The ruling hardliners – led by Ayatollah Ali Khamenei – remain so conscious of their lack of national legitimacy that they use every opportunity to claim it; while the reformists – championed by former President Khatami – lubricate the machinery of repression by seeking to drag the Iranian political scene back a couple of decades when their infamous motto was “pressure from below and negotiations from the top”.
Both these political machinations – just like the Republicans and Democrats in the United States, or else hardcore and liberal Zionists in Israel – cover up and camouflage a different emerging reality.
This is something that we witness in the rise of Bernie Sanders in the United States today and six years ago in the rise of the Green Movement in Iran. The Green Movement had far more radical implications than the reformists could stomach or the ruling regime could tolerate without brutally suppressing – the same way that Sanders campaign in the US today has far more radical implications even for the Democratic Party to allow, let alone the Republicans to fathom.
As I argued soon after Rouhani was elected president in 2013 that “what we witnessed during this and previous Iranian presidential elections is how the superior social intelligence of a democratically defiant public takes what the theocratic regime throws its way, breathes new life into it, and creates their own leaders”. That social intelligence is still very much at work.
What the highfalutin binary between the hardliners and the reformist conceals is something far more significant in the unfolding Iranian political culture: the measure of which is the evident dialectic formed between those who – for whatever reason – vote, and those who – for a variety of other reasons – do not vote.
Those who vote do not necessarily believe in this charade, but their vote sends a clear signal to the world at large that Iranians are perfectly capable of playing chess with this crippled old nasty player, and secure a measure of political agency for themselves. Those who do not vote send an equally clear signal to the ruling regime that a significant segment of the nation remains a living witness to its naked brutality.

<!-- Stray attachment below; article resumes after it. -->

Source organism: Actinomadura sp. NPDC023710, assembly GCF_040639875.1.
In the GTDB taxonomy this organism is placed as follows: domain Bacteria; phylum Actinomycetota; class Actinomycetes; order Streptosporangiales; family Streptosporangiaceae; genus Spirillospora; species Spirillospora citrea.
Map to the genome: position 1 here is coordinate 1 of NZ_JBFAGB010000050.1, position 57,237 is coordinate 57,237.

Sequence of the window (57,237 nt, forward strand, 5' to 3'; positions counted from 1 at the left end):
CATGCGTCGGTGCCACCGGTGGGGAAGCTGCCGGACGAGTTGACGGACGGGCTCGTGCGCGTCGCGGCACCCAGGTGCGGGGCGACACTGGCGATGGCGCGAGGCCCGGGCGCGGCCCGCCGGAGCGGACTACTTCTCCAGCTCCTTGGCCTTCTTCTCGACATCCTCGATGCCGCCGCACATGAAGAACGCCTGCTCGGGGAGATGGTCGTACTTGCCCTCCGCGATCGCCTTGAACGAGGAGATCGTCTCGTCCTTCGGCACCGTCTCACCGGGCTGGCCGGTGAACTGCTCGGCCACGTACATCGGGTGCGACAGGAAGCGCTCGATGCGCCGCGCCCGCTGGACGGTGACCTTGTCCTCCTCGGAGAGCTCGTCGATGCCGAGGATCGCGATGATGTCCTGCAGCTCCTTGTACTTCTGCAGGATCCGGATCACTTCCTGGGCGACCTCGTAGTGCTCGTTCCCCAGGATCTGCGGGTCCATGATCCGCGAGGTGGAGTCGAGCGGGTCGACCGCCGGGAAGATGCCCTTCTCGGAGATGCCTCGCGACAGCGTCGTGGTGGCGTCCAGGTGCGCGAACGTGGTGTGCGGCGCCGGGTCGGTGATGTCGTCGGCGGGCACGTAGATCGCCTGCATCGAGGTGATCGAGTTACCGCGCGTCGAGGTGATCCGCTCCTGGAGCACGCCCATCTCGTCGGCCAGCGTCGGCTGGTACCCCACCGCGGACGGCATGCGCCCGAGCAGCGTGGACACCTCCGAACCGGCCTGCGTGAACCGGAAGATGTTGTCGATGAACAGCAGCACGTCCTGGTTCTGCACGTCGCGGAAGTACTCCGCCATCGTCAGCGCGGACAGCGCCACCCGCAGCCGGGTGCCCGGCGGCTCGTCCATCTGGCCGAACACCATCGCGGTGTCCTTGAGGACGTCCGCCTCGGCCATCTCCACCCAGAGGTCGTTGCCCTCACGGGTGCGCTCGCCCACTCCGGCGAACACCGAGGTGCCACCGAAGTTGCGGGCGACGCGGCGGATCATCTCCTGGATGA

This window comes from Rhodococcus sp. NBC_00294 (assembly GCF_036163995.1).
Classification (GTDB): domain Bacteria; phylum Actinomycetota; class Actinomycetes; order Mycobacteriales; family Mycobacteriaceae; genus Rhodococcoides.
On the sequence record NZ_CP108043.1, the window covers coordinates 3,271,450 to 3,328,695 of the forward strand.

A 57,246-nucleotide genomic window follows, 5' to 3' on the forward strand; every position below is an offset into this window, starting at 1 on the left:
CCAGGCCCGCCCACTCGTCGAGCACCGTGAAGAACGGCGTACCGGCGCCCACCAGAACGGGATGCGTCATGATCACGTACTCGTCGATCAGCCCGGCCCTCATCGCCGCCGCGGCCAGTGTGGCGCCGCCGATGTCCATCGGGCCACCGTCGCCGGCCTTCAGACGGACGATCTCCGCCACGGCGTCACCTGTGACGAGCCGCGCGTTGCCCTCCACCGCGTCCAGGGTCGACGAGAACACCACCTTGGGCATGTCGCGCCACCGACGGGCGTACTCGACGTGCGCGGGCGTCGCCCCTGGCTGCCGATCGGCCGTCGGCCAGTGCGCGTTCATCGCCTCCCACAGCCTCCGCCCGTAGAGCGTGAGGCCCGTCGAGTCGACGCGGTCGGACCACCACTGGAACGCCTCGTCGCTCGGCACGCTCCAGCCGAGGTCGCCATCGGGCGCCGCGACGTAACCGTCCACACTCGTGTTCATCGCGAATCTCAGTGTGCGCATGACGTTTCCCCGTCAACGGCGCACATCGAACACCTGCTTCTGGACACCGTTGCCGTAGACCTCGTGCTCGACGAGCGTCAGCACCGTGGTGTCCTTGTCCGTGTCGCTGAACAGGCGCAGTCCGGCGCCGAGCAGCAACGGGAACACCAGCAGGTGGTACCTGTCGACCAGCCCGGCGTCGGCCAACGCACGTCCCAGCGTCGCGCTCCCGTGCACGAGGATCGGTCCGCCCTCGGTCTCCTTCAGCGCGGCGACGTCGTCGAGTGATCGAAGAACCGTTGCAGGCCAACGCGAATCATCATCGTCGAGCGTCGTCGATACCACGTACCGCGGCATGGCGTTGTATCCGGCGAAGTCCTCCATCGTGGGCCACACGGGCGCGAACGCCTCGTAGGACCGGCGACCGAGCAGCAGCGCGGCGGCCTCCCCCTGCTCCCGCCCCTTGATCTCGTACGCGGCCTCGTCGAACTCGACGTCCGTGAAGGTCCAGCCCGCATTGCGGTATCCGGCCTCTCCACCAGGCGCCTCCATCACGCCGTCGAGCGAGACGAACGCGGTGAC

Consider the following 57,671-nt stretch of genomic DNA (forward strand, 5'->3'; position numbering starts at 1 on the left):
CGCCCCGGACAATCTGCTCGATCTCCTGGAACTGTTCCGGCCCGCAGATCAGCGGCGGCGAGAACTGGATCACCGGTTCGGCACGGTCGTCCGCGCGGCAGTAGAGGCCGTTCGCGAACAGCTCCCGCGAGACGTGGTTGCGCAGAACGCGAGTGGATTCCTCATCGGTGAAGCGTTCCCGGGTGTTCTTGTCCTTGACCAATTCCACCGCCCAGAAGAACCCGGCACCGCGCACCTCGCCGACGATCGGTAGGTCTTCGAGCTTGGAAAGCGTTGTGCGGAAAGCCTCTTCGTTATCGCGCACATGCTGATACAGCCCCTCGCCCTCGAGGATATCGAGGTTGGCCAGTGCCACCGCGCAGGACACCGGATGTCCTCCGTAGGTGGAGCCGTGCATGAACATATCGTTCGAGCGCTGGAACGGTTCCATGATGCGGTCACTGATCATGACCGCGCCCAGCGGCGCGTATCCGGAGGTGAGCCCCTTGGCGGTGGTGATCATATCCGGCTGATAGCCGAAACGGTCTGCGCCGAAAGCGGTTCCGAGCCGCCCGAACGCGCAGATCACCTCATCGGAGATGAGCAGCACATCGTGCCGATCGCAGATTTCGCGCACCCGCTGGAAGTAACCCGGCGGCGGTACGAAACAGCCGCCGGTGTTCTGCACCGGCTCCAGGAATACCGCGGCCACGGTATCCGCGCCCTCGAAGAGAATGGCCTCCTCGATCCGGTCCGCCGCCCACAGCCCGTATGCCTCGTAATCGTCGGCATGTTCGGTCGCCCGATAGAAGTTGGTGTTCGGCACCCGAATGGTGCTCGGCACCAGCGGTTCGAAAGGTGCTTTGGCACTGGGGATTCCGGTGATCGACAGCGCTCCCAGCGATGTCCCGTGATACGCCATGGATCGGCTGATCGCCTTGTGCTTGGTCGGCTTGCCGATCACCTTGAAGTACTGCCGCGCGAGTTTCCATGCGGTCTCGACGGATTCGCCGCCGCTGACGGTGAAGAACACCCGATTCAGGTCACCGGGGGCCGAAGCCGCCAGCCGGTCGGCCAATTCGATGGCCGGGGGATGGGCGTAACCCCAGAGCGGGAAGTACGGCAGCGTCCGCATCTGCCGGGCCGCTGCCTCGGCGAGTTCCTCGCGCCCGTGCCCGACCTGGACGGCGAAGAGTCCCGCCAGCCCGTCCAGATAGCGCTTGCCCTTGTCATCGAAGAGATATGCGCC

These two forces ultimately come together to form a tertiary space in the emerging Iranian political culture that says no to both domestic tyranny and to foreign intervention. Those who voted cannot afford dismissing the principled position of those who did not vote, nor can those who refused to be party to this charade afford dismissing the shrewd move of those who voted.
While the hardliners dismiss the reformists as agents of imperialism, the reformists discredit those who did not vote them back to power as belligerent and outdated losers, shamelessly banding them together with those treacherous expat “opposition” who advocate sanctions and war on their homeland.
While the hardliners and reformists are fighting out their two versions of predatory neoliberalism, the Iranian voters – both those who vote and those who do not vote – have patiently paved the way for the rise of a much more critical force that the hardliners canot fathom nor the reformists stomach.
Not just the hardliners but the reformists, too, have lost in these elections – except they do not know it yet. The only winner is that beautiful dialectic formed between those who judiciously opted to vote and those who stubbornly refused to join this charade.
The tired old reformists who have joined their hardliner brethren in these elections are the carriers of a creative seed they cannot yet imagine in their power-hungry imagination.
“Louis,” as Rick says in that legendary line in Casablanca, “I think this is the beginning of a beautiful friendship” … between those who vote and those who do not vote.
Hamid Dabashi is Hagop Kevorkian Professor of Iranian Studies and Comparative Literature at Columbia University in New York.
The views expressed in this article are the author’s own and do not necessarily reflect Al Jazeera’s editorial policy.